The national support for community energy was increased in 2011, when "the Scottish Government introduced additional measures to help communities to benefit from developments in renewables and set a target of 500 MW from community and locally-owned renewable energy schemes by 2020.[13] This target was met in 2016.[14] and is now following a target of 1GW of community and local energy by 2020.[15]

The Scottish Energy Strategy of 2017 names community energy as on of its six main priorities to achieve the Scottish Government’s vision for the future energy system in Scotland: “We will empower our communities, supporting the development of innovative and integrated local energy systems and networks.” While the Scottish government continues it´s support of local energy economies and regards them as “a central part of our response to the challenges presented by the transformation of Scotland’s energy system,”[16] the rate of community energy development in Scotland has slowed considerably since 2015 due to “reduced UK incentive levels and the difficulty of securing grid connections for electricity generating projects.”[14]

The next steps in the development of community energy in Scotland will be to expand into more densely-populated and urban areas, and to identify sustainable, replicable commercial models in order to allow strategic, larger scale project.[16]

Isle of Eigg In a historic community buyout, the Isle of Eigg Heritage Trust set up by Highland Council, the Scottish Wildlife Trust, and local residents bought the Isle of Eigg to ensure sustainable development of the island in 1997. Since then the population has increased and the local community is "now involved in all the major decisions that affect the island".[17]

Collaboration with Local Government

According to the Scottish Community Alliance:

local democracy in the UK is at a low ebb (...) due to the centralist policies of national and local governments over the last 20 -30 years

The SCA notes that there are, however, many examples of community-led initiatives despite or possibly because of this democratic deficit:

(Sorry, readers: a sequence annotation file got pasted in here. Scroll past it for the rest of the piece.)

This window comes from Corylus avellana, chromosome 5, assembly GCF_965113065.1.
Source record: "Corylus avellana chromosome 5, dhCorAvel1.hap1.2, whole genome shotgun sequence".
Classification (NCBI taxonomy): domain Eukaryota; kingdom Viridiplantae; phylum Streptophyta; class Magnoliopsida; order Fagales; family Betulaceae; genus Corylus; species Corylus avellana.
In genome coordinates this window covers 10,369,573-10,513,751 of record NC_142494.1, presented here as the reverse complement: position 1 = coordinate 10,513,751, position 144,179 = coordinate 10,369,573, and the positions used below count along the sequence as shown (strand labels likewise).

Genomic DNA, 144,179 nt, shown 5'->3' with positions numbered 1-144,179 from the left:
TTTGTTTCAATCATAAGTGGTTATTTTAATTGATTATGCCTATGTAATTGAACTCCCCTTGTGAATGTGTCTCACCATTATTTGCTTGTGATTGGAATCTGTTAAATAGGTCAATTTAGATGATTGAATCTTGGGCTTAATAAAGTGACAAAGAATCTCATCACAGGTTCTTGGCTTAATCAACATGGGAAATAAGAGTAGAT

The UK's elected local councillors answer to an average constituency of 2,600 voters. The equivalent constituency is 667 in Sweden, 250 in Germany and 116 in France. Local election turnout is 80% in Sweden and 70% in Germany; in the UK it runs around at 33%. All our political parties now agree that the excessive centralization of state power has damaged local democracy in Britain and that something must be done to pass power back down to people and communities".[18]

  1. Accessed October 25th 2018.
  2. Scottish Community Alliance, 2016. Local People Leading. A Vision for a Stronger Community Sector. Scottish Community Alliance, Edinburgh.
  3. Accessed October 25th 2018.
  4. Accessed October 25th 2018.
  5. Accessed May 22nd 2018.
  6. Accessed May 22nd 2018.
  7. Revell, P., Dinnie, E., 2018. Community resilience and narratives of community empowerment in Scotland. Community Development Journal.
  8. Commission On Strengthening Local Democracy, 2014, Effective Democracy: Reconnecting with Communities. Edinburgh: Commission on Strengthening Local Democracy.
  9. Shucksmith, M., 2010. Disintegrated Rural Development? Neo-endogenous Rural Development, Planning and Place-Shaping in Diffused Power Contexts: Disintegrated rural development? Sociologia Ruralis 50, 1–14.
  10. O’Hara, E. (Ed.), 2013. Europe in transition. Local communities leading the way to a low-carbon society. AEIDL
  11. Accessed on June 15th 2018
  12. Accessed on June 19th 2018
  13. Accessed on June 19th 2018
  14. 14.0 14.1 Cite error: Invalid <ref> tag; no text was provided for refs named State of the Sector Report 2017
  15. Accessed on June 19th 2018
  16. 16.0 16.1 The Scottish Government, 2017. Scottish Energy Strategy: The future of energy in Scotland
  17. Accessed on June 10th 2018
  18. Accessed June 16th 2018.